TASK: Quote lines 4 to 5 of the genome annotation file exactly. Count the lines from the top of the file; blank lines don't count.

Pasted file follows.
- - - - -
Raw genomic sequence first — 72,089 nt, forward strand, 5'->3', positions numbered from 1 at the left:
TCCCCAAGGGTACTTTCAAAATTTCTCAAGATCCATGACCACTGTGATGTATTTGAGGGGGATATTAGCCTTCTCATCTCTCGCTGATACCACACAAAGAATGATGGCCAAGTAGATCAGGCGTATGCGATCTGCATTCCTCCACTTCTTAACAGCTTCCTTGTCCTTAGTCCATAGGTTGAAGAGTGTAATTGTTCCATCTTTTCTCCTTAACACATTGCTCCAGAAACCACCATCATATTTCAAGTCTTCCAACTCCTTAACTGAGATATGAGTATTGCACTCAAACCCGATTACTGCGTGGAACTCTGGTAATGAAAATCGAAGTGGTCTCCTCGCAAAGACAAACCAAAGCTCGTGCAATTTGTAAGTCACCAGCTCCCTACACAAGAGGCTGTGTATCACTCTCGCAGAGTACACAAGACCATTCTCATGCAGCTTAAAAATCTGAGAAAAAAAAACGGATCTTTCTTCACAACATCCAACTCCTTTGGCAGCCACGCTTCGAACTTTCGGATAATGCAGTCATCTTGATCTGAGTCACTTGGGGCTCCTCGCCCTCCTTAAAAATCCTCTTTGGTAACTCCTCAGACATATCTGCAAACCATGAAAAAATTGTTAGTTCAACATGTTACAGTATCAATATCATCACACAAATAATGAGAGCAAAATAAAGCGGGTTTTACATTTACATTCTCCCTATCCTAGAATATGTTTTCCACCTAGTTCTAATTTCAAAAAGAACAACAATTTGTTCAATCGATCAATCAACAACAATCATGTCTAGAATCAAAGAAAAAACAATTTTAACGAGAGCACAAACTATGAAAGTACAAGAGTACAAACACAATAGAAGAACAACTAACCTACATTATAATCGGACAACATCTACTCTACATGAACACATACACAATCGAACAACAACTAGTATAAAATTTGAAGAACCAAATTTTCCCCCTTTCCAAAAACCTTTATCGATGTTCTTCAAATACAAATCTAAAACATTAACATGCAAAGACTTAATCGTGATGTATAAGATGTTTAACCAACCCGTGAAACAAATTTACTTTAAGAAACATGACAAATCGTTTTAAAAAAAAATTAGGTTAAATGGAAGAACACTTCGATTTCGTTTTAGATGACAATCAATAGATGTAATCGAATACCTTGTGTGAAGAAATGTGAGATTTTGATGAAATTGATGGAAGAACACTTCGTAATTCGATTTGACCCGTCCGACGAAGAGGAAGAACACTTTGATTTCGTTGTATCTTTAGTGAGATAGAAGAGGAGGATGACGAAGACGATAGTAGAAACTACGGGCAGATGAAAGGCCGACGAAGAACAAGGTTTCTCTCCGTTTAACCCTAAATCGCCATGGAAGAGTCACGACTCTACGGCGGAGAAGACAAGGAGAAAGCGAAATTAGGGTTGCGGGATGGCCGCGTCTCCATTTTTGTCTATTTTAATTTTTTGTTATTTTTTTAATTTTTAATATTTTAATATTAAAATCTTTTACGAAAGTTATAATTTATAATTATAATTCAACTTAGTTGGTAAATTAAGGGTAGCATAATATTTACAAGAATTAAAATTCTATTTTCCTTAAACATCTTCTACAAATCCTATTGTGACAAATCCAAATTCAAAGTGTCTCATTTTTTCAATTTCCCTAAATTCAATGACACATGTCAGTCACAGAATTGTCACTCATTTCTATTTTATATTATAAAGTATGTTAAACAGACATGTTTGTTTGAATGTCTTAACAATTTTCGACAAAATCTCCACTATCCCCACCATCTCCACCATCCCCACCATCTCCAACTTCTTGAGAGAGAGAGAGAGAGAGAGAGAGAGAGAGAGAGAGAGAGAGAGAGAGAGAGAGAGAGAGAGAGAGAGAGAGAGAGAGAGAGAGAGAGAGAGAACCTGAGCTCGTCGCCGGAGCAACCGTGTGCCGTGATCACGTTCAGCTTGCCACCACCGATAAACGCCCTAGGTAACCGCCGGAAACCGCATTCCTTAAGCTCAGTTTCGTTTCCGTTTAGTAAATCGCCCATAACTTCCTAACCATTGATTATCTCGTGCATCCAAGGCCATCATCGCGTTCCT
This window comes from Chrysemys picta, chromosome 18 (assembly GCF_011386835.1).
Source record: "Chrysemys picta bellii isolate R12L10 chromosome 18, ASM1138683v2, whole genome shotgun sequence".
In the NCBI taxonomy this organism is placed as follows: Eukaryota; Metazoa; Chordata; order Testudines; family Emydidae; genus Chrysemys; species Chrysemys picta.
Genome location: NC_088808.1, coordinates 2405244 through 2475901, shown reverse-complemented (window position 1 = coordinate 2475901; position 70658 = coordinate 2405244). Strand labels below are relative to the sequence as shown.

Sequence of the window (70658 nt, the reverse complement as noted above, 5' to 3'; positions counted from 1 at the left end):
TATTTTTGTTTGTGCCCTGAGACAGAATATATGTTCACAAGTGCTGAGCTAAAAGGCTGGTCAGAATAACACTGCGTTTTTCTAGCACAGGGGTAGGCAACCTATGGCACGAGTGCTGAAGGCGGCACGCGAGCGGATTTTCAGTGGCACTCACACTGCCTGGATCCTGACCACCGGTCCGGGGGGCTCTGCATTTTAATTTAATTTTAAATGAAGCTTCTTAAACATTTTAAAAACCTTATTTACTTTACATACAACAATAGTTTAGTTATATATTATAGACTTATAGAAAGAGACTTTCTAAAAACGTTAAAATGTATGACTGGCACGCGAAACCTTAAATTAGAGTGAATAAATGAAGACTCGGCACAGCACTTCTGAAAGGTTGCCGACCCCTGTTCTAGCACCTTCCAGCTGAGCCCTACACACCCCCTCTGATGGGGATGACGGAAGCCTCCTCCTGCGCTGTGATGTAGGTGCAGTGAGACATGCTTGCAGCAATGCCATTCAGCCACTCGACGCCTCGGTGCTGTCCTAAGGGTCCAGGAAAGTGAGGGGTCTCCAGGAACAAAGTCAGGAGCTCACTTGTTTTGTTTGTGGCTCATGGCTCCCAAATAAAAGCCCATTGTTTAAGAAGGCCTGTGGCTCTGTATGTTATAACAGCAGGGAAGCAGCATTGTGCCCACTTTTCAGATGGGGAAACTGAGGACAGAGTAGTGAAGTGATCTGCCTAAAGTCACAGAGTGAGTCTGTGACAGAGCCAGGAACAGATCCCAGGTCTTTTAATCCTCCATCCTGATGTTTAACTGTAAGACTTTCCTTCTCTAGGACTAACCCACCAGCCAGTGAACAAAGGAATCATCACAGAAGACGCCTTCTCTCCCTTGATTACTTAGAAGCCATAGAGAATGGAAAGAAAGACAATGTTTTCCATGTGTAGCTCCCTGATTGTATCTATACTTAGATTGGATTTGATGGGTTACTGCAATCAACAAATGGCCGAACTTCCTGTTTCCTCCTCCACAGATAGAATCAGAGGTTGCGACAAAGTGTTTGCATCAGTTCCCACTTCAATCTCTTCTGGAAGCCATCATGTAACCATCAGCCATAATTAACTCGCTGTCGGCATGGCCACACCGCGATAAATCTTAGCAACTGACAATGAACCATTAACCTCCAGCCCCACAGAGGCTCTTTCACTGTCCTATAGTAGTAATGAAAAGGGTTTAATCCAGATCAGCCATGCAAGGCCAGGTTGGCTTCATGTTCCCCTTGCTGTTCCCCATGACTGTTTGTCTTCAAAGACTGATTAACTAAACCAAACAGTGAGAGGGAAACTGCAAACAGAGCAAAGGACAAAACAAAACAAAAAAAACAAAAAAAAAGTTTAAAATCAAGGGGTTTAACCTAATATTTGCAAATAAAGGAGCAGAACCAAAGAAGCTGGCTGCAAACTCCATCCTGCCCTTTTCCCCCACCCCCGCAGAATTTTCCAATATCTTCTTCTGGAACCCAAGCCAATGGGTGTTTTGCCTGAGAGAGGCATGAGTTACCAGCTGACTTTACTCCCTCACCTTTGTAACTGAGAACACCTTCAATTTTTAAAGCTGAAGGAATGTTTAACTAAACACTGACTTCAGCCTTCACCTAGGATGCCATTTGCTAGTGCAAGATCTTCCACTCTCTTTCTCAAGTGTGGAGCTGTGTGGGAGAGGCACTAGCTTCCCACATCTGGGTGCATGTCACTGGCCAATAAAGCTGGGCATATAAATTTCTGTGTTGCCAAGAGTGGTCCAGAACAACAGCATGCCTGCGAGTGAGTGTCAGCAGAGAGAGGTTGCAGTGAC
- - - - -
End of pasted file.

Source record: "Chrysemys picta bellii isolate R12L10 chromosome 18, ASM1138683v2, whole genome shotgun sequence".
In the NCBI taxonomy this organism is placed as follows: Eukaryota; Metazoa; Chordata; order Testudines; family Emydidae; genus Chrysemys; species Chrysemys picta.